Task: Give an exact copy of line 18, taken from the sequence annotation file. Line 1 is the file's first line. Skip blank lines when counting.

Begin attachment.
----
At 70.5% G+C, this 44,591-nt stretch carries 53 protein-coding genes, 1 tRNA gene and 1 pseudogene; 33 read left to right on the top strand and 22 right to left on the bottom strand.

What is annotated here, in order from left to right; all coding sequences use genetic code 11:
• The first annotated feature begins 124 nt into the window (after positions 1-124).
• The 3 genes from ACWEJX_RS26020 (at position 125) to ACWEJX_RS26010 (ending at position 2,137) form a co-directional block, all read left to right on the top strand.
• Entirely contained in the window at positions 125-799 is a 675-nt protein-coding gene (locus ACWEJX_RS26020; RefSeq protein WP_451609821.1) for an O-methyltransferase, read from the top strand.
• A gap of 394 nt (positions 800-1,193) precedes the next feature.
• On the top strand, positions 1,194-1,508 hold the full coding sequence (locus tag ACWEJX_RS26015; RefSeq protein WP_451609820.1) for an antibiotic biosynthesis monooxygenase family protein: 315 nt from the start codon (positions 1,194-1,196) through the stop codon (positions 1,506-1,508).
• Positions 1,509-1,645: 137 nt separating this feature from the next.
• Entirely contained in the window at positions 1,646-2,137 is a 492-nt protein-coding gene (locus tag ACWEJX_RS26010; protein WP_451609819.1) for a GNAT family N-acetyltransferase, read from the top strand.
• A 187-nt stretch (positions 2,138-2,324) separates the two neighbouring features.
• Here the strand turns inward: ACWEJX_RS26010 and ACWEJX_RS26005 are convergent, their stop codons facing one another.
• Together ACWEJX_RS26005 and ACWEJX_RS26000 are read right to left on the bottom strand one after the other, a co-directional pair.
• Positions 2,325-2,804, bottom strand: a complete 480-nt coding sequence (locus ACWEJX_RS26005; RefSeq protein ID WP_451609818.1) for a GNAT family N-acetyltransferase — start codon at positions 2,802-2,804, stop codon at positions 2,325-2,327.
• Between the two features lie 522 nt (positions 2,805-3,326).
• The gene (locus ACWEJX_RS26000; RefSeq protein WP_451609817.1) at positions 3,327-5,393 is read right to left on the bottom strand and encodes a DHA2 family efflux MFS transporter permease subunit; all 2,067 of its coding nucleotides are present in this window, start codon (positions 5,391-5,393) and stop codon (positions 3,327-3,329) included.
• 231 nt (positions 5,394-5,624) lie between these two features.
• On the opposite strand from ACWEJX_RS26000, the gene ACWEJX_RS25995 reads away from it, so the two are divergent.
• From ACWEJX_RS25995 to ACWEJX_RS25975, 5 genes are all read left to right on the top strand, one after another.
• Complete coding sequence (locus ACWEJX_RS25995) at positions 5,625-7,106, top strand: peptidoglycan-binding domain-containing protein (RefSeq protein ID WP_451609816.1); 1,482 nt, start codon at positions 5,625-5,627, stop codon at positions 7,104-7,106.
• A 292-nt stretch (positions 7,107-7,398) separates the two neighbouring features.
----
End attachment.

• From ACWEJX_RS25995 to ACWEJX_RS25975, 5 genes are all read left to right on the top strand, one after another.